Tis times like this – less than 48 hours before the big kick-off – when certain people get paid for putting their neck on the line.
For gazing into the crystal ball and assuring all who will listen that all will be well come next May. And that by next August, Norwich City Football Club will still proudly have their noses firmly in the trough of Premiership football.
There might even be the first signs of a second tier on the City Stand as the Canaries make themselves right at home in the land of milk and honey.
And I think they will.
It won’t always be easy; it certainly won’t always be pretty. But I think the Premier League is an altogether different beast since the Canaries last hit the dizzy heights of the top flight – just as the Canaries themselves are an altogether different beast since Nigel Worthington led his troops into battle.
The opposition first. By many a reckoning, in 2004-2005 the likelihood was that relegation would be between three of four teams. Three of whom were the teams that had just got promoted.
That rule of thumb has gone out of the window of late as madness descends on the bottom two-thirds of the Premier League and basket cases abound.
Without re-tracing over old ground, survival can just as much be decided off the pitch as on it. Compared to the likes of QPR, Newcastle United and Blackburn Rovers, Norwich are streets ahead in terms of being a ‘club’ in the proper meaning of the word.
And try as I might, I can’t see too much difference between a Sunderland and a Wolves; a Bolton or a Swansea. Fulham seem a happy enough ship; West Brom could be OK. Aston Villa are starting to look a little ill-at-ease.
Anyone of the above could find themselves in the mire come next Easter. Stoke have probably got enough continuity and stability under the current owner and manager to avoid being in the bottom third. Ditto, probably, Everton.
The two Manchesters, a Dalglish-inspired Liverpool, Chelsea, Tottenham and to a waning extent Arsenal will fill the top six places.
Otherwise, it’s a free-for-all. Where spirit, togetherness, pace and someone with half-an-eye for goal will keep you safe for another term.
That and a decent manager. Which can be taken as read in Norfolk.
As for the Canaries themselves, compared to the Class of 04-05, they have both height and pace where it matters – and age is on their side.
I haven’t done the sums, but I guess the average of this squad would be around the 23-24-year-old mark; in 2004, it was probably nearer 29-30. The legs were starting to go in some cases; the heart in others.
This particular group looks and feels that much leaner and meaner. And still has no real ‘stars’ in their midst.
I strongly suspect Kyle Naughton might well be; he looks a proper peach of a player. And Anthony Pilkington, likewise, has an air about him that bodes well.
Otherwise, however, it is the team that goes into battle – not a Darren Huckerby, upon whose fleet feet all-too many hopes were left to rest. If Hucks didn’t deliver because he had two players on his case for 90 minutes, who would?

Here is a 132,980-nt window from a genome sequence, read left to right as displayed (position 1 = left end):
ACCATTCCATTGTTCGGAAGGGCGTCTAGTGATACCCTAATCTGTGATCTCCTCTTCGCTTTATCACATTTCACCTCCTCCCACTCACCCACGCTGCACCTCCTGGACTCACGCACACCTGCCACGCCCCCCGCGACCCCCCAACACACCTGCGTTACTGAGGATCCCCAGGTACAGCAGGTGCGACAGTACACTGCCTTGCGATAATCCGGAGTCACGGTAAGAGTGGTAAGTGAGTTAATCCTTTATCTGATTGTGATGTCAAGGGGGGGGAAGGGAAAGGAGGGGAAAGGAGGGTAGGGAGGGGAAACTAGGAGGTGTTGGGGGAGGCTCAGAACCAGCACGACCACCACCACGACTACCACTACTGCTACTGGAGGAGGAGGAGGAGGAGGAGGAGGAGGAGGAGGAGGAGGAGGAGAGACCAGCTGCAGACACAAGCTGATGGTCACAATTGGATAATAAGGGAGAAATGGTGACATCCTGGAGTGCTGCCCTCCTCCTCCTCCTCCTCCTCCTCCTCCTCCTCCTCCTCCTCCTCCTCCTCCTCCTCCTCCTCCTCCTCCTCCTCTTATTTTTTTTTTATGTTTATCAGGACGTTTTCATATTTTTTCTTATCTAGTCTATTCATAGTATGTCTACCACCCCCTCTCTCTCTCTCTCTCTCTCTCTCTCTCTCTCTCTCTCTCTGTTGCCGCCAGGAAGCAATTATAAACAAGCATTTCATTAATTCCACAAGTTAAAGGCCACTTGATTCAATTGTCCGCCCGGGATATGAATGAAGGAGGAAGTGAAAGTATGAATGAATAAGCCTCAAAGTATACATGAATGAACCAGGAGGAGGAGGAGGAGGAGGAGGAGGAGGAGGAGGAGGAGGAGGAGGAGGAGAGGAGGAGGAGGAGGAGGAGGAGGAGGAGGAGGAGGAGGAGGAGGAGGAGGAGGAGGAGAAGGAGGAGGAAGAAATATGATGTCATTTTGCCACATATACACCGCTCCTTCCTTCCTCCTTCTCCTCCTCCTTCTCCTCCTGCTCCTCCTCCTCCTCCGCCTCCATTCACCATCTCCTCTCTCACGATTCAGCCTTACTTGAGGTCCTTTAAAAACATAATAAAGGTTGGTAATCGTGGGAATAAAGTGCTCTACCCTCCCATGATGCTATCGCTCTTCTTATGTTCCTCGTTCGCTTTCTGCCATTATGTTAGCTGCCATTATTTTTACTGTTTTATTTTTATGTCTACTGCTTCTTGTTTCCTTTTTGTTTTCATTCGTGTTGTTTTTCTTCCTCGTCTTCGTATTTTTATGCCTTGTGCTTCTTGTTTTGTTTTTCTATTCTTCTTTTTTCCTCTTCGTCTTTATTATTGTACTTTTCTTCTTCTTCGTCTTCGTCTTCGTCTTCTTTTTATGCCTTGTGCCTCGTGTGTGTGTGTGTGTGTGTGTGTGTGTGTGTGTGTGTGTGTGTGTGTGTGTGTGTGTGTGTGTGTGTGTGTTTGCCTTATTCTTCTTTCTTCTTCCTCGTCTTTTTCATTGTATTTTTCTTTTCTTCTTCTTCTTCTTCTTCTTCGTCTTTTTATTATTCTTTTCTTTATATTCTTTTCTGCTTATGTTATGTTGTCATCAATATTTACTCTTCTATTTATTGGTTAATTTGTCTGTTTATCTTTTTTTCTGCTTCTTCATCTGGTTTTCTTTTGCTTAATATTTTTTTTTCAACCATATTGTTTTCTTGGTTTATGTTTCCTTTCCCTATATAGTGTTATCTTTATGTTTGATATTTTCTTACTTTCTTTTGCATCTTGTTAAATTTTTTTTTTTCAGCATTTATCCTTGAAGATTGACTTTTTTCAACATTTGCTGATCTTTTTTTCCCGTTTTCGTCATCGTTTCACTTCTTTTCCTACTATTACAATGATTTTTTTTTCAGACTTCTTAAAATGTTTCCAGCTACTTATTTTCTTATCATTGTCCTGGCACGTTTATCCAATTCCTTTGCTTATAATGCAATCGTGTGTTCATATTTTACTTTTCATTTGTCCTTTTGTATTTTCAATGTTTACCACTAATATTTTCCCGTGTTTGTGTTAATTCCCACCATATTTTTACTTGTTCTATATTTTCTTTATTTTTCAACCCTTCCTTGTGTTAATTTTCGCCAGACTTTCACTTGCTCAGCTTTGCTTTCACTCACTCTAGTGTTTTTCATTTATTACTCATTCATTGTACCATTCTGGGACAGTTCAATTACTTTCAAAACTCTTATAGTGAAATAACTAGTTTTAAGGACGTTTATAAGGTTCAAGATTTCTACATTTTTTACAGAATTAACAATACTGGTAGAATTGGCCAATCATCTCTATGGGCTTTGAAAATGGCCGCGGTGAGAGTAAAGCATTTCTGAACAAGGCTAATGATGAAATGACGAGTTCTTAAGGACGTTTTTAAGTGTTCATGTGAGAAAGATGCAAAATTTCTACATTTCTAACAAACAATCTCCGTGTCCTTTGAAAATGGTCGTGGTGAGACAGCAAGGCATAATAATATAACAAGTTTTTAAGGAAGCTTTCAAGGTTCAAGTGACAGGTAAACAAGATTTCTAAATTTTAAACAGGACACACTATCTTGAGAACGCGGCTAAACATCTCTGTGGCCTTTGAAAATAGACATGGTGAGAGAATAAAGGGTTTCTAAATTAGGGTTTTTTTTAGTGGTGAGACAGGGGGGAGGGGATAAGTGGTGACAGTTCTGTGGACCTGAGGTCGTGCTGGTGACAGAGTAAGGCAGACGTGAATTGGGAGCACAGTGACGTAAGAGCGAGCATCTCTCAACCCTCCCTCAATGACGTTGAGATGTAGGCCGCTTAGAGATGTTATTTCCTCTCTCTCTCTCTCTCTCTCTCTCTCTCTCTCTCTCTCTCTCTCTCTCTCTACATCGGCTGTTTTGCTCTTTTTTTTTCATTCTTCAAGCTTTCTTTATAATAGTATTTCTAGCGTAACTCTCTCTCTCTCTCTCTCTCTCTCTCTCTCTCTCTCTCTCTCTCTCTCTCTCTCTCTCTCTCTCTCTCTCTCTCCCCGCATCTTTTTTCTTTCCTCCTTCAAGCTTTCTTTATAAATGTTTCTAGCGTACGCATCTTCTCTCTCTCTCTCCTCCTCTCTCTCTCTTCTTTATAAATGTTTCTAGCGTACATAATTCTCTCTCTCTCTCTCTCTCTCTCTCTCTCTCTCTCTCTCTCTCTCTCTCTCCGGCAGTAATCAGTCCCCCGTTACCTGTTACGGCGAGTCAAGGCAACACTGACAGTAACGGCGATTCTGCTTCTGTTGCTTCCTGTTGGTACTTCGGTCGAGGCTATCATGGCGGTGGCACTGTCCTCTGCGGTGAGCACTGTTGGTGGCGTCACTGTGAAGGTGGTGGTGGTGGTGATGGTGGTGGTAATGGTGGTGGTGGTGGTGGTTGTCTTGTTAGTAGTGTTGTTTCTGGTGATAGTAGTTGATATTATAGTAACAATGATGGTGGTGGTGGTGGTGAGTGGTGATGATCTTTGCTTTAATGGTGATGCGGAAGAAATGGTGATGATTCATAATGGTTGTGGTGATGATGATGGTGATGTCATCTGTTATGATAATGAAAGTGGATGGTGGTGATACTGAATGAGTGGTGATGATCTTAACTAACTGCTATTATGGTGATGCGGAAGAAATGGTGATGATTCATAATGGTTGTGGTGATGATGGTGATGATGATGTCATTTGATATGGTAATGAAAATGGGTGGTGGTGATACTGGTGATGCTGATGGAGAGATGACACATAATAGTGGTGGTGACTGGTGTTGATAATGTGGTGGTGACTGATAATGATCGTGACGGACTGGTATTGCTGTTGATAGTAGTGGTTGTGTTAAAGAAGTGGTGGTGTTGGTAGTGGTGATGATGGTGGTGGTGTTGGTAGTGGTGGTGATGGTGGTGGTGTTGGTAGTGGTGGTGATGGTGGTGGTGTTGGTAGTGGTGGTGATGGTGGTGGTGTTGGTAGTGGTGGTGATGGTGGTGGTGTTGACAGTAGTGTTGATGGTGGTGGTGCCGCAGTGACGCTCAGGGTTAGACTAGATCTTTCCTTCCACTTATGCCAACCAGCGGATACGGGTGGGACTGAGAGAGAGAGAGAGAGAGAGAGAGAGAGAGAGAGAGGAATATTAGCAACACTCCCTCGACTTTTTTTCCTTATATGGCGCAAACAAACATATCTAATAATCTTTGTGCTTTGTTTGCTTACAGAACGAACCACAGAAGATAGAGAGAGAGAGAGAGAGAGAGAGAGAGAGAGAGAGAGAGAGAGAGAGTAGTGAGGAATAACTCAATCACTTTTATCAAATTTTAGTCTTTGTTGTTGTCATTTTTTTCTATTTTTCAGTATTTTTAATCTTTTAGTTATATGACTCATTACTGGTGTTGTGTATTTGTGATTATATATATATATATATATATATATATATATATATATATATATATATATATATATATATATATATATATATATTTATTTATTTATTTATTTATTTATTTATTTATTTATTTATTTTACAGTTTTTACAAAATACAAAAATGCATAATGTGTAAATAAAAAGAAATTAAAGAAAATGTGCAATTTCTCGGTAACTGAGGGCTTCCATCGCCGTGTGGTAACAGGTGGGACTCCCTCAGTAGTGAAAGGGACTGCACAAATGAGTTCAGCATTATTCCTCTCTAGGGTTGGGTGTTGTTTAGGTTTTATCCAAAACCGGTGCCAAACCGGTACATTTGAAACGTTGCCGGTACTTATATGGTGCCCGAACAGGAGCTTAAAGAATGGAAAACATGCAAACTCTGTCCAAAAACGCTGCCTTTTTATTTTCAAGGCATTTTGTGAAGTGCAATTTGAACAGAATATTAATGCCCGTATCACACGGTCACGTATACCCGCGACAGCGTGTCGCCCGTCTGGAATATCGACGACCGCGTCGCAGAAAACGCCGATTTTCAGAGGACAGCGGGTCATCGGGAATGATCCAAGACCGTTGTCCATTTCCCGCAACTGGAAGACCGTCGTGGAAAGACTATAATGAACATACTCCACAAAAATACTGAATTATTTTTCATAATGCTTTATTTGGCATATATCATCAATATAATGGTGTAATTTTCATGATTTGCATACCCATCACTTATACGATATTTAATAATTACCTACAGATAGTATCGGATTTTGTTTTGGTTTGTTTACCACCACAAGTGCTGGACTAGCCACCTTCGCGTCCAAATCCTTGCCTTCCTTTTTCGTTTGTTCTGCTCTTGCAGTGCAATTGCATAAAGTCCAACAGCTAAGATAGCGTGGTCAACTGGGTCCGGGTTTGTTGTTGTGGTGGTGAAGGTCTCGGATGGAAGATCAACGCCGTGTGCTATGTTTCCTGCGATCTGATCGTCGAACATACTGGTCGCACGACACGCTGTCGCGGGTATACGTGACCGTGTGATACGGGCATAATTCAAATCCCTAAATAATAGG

This time round and it will demand a very canny Premier League manager to decide just *exactly* where the threat is coming from – is someone detailed specifically to sit on Wes Hoolahan? Or is it increasingly David Fox that sets the beat for the team? Is he the one you stop from playing?
Fox is interesting. Sat at the base of that midfield diamond, he is almost assigned the role of the quarter-back in American football.
Granted enough time by the likes of an Andrew Crofts or a Bradley Johnson to look up and pick a pass, does he aim for the ‘wide receiver’ of a Naughton? Or tuck a little ball into Hoolahan’s dancing feet in the hope that ‘going short’ can gain the Canaries that extra yardage?
To one very trained eye that invariably sits next to me in the Press Box, the Manchester United-schooled Fox is the most improved player at the club over the last 12 months.
And I’m not sure I would disagree. He makes the big calls these days; go short, go long, keep the ball, wait, wait, release…
And, equally, he’s the one that I wouldn’t like to see get injured any time soon. I think he has something extra to his passing game that even Lambert would find hard to instantly replicate.
I don’t think City will score hatfuls of goals; nor – against the bottom 12 – will they concede by the bucketload. The trick, as ever, is not to get too disheartened if four fly in at Stamford Bridge. That’s where survival won’t be won or lost.
And Norwich will need luck. Every team does. At some point in the first 4-6 games – ideally at home to Stoke, if not at Wigan this weekend – Norwich need to rack up their first three points. Get the belief and the adrenalin flowing; get early points on the door.
That way, they have something to both defend and offer when it comes to the January transfer window – the very real prospect that the Canaries aren’t just passing through the Premiership for a season. That they are properly out to make it their new home.